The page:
Moving With the Momentum

Earlier in the show, he explained how a stock with a price-to-earnings multiple that’s equal to or less than its growth rate is inexpensive. If the PE is double the growth rate, the price is too high. So growth does play a part in setting the price.

That’s especially true when it comes to accelerating versus decelerating growth. Accelerating growth means that next year’s growth will be better than this year. The opposite is true for decelerating. Wall Street loves the former and is willing to pay more for accelerating growth. If revenue growth is accelerating – A.R.G., an acronym you’ll want to remember – the Street loves it even more.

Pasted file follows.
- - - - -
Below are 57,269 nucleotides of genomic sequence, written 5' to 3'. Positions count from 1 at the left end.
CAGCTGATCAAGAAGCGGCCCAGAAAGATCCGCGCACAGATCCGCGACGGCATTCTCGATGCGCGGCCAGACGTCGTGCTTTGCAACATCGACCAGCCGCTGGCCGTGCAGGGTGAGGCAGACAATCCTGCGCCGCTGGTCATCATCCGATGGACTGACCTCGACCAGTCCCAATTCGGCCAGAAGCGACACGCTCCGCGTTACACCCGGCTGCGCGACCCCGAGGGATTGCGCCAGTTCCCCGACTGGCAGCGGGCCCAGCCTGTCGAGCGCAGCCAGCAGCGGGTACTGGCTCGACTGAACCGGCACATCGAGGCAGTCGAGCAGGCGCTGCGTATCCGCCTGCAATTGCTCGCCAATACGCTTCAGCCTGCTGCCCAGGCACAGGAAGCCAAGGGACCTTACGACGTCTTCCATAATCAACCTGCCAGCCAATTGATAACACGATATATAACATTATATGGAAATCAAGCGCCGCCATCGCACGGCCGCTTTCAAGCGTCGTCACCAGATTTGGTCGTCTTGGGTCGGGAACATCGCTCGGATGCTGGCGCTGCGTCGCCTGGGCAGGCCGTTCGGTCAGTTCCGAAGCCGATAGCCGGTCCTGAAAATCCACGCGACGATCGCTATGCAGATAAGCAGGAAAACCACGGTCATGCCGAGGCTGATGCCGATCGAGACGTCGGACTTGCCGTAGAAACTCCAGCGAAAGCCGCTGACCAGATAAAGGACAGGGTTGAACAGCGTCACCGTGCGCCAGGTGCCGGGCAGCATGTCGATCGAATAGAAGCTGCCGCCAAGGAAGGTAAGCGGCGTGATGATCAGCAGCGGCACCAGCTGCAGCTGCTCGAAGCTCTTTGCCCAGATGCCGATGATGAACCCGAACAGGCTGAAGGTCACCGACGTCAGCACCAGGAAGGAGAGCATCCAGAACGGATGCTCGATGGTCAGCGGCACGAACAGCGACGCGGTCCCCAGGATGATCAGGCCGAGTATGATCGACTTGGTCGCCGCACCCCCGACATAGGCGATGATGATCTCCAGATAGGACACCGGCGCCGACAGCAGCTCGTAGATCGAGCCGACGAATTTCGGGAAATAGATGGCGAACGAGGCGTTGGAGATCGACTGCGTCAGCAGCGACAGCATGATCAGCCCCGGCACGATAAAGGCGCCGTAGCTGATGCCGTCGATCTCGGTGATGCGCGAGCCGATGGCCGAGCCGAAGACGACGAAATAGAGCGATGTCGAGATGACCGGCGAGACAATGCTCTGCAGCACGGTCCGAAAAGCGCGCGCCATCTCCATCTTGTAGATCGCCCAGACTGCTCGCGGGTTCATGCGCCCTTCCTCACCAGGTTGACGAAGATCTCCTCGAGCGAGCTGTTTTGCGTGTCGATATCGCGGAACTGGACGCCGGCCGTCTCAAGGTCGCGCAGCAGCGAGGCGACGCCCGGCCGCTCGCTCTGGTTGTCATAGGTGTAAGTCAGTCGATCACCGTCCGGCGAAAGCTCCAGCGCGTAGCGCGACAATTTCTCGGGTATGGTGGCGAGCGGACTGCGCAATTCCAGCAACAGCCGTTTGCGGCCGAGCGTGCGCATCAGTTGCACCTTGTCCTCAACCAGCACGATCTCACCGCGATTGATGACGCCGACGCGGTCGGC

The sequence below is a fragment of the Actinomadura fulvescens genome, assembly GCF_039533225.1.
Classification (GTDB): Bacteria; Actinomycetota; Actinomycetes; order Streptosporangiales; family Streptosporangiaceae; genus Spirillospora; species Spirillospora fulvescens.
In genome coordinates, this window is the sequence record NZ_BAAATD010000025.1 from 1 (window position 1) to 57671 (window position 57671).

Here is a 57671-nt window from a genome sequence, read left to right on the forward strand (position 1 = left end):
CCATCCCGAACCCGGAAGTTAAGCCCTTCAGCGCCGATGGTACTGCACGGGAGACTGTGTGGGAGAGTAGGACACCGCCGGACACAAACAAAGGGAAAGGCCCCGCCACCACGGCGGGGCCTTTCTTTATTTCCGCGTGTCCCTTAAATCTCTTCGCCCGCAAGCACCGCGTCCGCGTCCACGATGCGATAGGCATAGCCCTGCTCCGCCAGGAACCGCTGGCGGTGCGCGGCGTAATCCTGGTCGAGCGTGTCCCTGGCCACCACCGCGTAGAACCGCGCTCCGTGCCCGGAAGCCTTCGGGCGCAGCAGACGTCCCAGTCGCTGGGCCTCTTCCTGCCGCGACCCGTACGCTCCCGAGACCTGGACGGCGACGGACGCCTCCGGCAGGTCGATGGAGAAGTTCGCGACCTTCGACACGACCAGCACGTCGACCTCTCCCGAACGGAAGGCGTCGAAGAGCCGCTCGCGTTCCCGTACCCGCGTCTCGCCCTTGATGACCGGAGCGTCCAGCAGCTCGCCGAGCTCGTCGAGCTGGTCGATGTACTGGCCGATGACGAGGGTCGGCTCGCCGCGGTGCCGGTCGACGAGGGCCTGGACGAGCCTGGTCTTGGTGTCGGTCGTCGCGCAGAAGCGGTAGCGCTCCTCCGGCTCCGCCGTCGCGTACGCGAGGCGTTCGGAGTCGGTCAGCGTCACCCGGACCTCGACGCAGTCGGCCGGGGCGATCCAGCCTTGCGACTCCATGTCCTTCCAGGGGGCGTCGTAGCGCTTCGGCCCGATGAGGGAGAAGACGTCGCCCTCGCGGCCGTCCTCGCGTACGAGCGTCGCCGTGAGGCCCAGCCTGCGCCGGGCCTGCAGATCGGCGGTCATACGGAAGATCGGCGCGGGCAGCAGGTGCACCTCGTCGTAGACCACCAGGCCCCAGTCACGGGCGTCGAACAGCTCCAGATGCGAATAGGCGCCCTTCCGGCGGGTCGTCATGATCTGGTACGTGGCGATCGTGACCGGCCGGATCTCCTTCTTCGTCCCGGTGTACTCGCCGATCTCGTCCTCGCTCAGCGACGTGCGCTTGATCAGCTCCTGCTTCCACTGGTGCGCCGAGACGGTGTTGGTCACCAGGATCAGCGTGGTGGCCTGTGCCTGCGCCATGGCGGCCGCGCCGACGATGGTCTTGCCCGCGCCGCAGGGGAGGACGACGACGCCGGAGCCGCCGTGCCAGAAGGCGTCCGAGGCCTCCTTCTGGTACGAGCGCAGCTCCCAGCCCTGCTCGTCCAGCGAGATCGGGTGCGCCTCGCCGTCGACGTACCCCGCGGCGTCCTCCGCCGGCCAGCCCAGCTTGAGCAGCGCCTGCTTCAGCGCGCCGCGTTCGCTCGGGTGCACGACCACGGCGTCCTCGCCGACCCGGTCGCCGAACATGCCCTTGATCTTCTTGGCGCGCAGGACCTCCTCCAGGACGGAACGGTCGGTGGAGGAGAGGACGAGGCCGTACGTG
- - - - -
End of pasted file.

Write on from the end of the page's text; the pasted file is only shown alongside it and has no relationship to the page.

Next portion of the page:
A growth stock that’s losing its momentum needs to be sold, Cramer said. And it needs to happen before the big growth funds start to sell their positions, otherwise investors can end up taking a big hit.

Even if there’s a good chance that a stock will regain its losses down the line, Cramer still recommends selling high, sidestepping the pain, and then buying back in once price has bottomed out.

Bottom Line: Pay attention to whether the stocks you own have accelerating growth or decelerating growth. When they switch from acceleration to deceleration, you probably want to sell.

Questions? Comments? madcap@cnbc.com

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